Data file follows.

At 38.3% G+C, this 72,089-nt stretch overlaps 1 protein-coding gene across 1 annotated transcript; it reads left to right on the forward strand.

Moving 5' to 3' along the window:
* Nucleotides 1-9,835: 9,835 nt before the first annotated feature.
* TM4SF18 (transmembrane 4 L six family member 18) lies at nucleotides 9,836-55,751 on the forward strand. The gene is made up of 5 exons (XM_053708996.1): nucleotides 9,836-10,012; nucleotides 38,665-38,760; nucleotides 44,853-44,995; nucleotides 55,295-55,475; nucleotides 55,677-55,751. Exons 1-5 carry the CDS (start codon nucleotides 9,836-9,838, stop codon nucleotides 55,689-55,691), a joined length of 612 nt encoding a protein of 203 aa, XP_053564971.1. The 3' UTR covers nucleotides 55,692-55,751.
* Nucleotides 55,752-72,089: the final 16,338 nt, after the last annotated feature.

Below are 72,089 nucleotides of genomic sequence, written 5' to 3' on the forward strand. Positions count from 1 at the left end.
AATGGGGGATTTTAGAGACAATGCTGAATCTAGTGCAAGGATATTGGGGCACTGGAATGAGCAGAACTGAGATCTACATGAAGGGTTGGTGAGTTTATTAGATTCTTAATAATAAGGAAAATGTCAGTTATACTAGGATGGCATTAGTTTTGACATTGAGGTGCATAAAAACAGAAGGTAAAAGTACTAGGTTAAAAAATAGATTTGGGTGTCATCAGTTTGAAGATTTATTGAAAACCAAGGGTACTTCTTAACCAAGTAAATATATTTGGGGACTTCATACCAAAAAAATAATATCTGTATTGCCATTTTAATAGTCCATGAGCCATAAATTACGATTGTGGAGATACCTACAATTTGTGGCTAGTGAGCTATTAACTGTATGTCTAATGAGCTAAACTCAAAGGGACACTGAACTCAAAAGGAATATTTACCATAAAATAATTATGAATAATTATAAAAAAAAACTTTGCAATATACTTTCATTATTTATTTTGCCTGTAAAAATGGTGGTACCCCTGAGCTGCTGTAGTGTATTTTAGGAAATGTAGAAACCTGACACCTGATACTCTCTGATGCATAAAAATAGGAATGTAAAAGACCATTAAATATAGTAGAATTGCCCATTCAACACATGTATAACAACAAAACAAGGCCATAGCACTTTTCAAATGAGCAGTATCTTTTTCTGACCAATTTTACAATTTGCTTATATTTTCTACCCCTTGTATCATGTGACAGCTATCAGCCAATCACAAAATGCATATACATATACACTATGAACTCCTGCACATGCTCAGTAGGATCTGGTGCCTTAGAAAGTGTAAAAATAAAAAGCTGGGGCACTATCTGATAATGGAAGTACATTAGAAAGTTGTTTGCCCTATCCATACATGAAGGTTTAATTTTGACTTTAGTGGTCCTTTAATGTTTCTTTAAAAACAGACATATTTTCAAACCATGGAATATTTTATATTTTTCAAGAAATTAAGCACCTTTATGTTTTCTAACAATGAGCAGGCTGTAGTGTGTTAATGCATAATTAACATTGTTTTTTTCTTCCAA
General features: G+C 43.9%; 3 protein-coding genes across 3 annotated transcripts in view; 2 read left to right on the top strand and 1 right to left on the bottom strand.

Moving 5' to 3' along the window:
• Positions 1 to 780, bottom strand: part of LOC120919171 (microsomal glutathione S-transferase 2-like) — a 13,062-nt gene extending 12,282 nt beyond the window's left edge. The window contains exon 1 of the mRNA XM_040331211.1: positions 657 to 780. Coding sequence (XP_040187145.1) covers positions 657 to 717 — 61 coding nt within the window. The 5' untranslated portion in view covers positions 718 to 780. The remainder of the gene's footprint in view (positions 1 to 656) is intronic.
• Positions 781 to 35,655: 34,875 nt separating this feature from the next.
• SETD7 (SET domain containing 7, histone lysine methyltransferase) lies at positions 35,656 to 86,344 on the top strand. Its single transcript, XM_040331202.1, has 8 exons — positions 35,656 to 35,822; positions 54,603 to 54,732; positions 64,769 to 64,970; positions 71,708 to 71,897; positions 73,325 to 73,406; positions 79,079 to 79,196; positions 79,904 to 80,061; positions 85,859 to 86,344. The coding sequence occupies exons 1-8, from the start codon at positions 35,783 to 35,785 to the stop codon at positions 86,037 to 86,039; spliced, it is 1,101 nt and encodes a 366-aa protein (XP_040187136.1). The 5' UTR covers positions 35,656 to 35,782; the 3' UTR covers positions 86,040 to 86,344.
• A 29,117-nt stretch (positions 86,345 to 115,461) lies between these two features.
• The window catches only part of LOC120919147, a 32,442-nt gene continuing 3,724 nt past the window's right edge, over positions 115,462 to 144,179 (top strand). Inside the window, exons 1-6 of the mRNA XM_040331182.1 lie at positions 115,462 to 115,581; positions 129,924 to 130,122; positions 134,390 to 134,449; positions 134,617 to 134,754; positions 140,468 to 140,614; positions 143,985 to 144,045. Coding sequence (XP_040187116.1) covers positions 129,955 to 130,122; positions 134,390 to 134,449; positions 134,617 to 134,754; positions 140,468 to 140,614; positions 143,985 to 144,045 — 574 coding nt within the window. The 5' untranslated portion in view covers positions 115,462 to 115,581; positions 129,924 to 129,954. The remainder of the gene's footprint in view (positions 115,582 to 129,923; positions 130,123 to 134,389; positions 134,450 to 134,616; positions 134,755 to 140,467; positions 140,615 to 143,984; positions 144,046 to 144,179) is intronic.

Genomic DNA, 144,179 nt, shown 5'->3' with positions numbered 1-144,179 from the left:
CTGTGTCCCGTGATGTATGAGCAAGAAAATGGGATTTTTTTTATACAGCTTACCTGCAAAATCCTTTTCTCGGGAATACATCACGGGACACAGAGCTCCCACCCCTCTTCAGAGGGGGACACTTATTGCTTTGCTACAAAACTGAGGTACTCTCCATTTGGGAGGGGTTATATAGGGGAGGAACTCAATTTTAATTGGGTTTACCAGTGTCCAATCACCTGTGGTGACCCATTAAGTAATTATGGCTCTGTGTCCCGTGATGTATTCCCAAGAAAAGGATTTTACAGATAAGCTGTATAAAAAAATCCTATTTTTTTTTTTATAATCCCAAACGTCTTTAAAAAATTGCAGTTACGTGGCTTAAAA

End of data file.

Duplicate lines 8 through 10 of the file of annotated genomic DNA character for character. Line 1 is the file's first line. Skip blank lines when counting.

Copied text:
General features: G+C 43.9%; 3 protein-coding genes across 3 annotated transcripts in view; 2 read left to right on the top strand and 1 right to left on the bottom strand.

Moving 5' to 3' along the window:
• Positions 1 to 780, bottom strand: part of LOC120919171 (microsomal glutathione S-transferase 2-like) — a 13,062-nt gene extending 12,282 nt beyond the window's left edge. The window contains exon 1 of the mRNA XM_040331211.1: positions 657 to 780. Coding sequence (XP_040187145.1) covers positions 657 to 717 — 61 coding nt within the window. The 5' untranslated portion in view covers positions 718 to 780. The remainder of the gene's footprint in view (positions 1 to 656) is intronic.